From under his bed, Xu pulls out a heavy box of the missing-child notices he has had printed; common practice for parents of abducted infants in Dongguan. Xu says he has pasted up more than 50,000 of these in various stations, boarding houses and orphanages in provinces from Guangdong to Shandong. Underneath the heading 'Searching for our beloved Xu Qian' there is a photo of a little girl in a fluffy white jumper with her hair in pig-tails. Below are details of the orange dress and pink flip-flops she was wearing when she disappeared. Then there is Xu's phone number and details of a 100,000 yuan (HK$113,600) reward.
The Xus have spent their entire savings of 300,000 yuan on these flyers and newspaper and television notices. Xu has given up work to look for his daughter. The couple fund their search with wages earned by Xu's wife, Lianghong, who works in a shoe factory, along with funds borrowed or donated by friends.
Xu says he is giving up hope of finding his daughter. 'Now I think there are only two places she might be,' he says. 'One is that she's dead; killed by abuse from her abductors. The other is she's on the street begging or selling flowers.
'Xu Qian was nearly five [years old] and in China people usually want boys. The only reason somebody would buy a girl that age would be to use her to beg or steal,' he says.
Rather than talk about his daughter's kidnappers, Xu vents his anger towards the police.
'I went to them many times to plead for them to help me' in the crucial first months after Qian's disappearance, Xu says. 'I said, 'My little baby is lost. The pain in my heart cannot be expressed. This young life affects our whole family. Now we cannot go on. You have to help me.' But the most they did was write something down and say they'd keep an eye out for me. I didn't know if they had even filed a case.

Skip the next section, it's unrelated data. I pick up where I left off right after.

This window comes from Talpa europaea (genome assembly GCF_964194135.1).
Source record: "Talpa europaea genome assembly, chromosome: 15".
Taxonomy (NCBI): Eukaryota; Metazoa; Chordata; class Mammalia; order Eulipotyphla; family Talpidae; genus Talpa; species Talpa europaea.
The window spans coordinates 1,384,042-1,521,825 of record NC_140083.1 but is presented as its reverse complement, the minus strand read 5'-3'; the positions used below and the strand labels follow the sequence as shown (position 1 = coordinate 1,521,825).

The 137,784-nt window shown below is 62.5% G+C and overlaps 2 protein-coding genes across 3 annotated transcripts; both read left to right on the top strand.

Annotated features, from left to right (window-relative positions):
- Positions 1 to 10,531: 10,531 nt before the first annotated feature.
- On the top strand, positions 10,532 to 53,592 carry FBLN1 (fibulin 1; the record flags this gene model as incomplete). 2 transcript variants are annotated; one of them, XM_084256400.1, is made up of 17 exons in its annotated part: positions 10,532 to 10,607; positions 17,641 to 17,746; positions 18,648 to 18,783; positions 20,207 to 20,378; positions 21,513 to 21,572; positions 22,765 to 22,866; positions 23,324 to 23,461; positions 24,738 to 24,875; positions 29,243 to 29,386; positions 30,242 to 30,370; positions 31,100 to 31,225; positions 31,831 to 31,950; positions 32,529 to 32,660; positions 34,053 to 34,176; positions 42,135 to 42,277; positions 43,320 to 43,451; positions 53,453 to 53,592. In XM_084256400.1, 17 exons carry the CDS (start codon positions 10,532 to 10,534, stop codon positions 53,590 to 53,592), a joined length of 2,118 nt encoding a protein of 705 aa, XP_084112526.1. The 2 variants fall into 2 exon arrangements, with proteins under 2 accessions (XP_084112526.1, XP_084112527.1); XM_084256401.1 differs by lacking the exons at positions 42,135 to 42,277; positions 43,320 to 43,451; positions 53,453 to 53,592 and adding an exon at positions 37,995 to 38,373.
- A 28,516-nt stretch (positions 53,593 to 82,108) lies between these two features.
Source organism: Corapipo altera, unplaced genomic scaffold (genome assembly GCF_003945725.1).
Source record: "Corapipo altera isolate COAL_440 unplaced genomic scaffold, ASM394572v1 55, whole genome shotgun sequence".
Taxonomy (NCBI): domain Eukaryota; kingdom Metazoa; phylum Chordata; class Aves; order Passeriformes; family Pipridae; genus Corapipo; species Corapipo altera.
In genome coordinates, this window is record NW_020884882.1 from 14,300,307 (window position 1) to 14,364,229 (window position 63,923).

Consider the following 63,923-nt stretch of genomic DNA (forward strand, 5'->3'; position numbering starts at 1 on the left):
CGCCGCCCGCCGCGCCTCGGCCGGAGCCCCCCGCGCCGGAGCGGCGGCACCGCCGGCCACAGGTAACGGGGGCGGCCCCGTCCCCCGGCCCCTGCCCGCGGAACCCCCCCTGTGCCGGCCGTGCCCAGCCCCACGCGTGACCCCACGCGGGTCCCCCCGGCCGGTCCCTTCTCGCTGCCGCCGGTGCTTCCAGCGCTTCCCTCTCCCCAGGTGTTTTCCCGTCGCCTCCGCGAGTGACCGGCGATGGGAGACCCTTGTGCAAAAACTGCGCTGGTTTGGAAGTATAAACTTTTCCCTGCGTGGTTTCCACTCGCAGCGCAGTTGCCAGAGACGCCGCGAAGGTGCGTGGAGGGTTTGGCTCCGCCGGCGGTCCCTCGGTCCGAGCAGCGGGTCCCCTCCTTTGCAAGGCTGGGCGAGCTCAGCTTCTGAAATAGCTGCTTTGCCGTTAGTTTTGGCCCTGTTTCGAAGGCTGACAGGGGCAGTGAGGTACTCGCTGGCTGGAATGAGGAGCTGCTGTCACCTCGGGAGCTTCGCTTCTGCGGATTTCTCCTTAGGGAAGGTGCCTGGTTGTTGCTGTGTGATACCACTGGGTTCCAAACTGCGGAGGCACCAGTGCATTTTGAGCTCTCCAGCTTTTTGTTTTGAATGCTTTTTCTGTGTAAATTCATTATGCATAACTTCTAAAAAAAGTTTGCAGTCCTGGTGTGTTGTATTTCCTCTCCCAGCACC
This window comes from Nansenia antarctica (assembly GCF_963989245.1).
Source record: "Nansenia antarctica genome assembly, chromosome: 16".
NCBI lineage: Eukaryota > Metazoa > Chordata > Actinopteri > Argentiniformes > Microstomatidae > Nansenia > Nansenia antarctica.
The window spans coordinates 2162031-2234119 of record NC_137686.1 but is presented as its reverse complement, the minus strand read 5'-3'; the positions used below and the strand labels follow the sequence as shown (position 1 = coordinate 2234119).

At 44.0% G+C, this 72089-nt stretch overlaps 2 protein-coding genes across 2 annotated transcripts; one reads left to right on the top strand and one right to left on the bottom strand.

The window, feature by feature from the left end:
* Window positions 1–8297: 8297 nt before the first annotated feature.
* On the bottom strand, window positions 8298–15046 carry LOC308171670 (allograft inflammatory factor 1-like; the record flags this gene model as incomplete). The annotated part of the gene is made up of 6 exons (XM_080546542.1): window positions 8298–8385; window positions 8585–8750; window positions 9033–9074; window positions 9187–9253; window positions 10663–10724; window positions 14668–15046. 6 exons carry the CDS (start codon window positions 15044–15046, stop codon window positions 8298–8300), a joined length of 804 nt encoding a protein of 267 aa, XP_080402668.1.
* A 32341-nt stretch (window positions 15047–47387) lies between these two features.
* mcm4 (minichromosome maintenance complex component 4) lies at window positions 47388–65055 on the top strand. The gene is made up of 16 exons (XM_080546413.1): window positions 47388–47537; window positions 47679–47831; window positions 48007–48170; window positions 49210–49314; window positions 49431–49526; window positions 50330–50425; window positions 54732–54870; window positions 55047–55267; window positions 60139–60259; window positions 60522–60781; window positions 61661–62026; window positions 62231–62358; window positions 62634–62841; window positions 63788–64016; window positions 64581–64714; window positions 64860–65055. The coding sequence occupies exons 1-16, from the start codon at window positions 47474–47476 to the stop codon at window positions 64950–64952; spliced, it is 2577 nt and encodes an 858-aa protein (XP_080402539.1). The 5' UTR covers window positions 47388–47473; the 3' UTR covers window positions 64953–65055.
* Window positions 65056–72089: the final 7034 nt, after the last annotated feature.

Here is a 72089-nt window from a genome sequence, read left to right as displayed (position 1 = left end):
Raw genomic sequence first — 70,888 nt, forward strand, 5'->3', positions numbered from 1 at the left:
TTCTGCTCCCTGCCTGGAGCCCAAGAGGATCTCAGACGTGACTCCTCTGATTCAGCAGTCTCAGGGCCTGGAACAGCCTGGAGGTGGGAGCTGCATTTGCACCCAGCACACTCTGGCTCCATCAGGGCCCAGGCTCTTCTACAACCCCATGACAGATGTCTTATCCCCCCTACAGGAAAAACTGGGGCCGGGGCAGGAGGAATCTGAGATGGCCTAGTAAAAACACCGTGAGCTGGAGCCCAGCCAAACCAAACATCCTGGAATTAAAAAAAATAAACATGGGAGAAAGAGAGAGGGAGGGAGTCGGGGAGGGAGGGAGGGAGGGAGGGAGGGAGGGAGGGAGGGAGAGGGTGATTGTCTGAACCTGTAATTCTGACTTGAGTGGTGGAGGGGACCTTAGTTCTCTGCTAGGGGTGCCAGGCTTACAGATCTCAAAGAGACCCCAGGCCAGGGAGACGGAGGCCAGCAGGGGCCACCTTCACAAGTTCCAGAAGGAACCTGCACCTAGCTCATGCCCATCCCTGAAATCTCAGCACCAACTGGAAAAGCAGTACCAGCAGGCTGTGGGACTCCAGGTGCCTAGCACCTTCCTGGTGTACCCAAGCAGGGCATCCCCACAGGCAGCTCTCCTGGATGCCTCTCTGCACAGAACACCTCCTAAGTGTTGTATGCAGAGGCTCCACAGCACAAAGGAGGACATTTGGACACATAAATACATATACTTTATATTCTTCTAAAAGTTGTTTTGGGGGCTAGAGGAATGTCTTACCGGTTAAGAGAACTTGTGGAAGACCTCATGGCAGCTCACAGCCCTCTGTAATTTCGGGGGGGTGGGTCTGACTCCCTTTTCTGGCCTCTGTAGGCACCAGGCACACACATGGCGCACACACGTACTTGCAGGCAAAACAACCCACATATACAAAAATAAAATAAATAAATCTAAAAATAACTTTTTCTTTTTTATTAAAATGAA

'I know what's real police work and what's a sham,' he says. 'My only request is that they properly undertake the case and not play tricks; go through the motions to cheat me.'
In April, media interest in the goings-on in Dongguan spurred the police into action. For the first time, says Xu, they visited him at home. 'It was then that I found out they had not filed any of the information I originally gave them. They hadn't followed any of my leads.'
Xu says that on the same day Qian went missing, another Dongguan girl disappeared. Her parents were more fortunate, though. She had been picked up in the town centre by police and taken to a children's home. Although the home's chief matron, looking at the child's smart and cared-for appearance, said she could not possibly have been abandoned and must be missing, the police told her that no children had been reported as such. The child was only taken home after the policeman who found her saw the television advertisement her parents had placed. He recognised the child and called them.
'The point is that my family and friends dialled [the emergency number] 110 at least 40 times that day. I know that girl's family did too,' says Xu. 'I also went to the police station several times. But the police told the home no children had been reported missing that day. Dongguan is one of the most developed places in China; how can there be so little sharing of information among police stations and children's homes?'
Xu says he has visited many state-run orphanages and children's homes looking for Qian but he is rarely allowed to enter. 'If the policeman had not seen her parents' notice on television, that little girl could have been adopted by another family. Or she would still be in the home today,' he says.
Neither the Dongguan police department nor the Guangdong provincial police bureau responded to fax and telephone requests for information or interviews about the cases.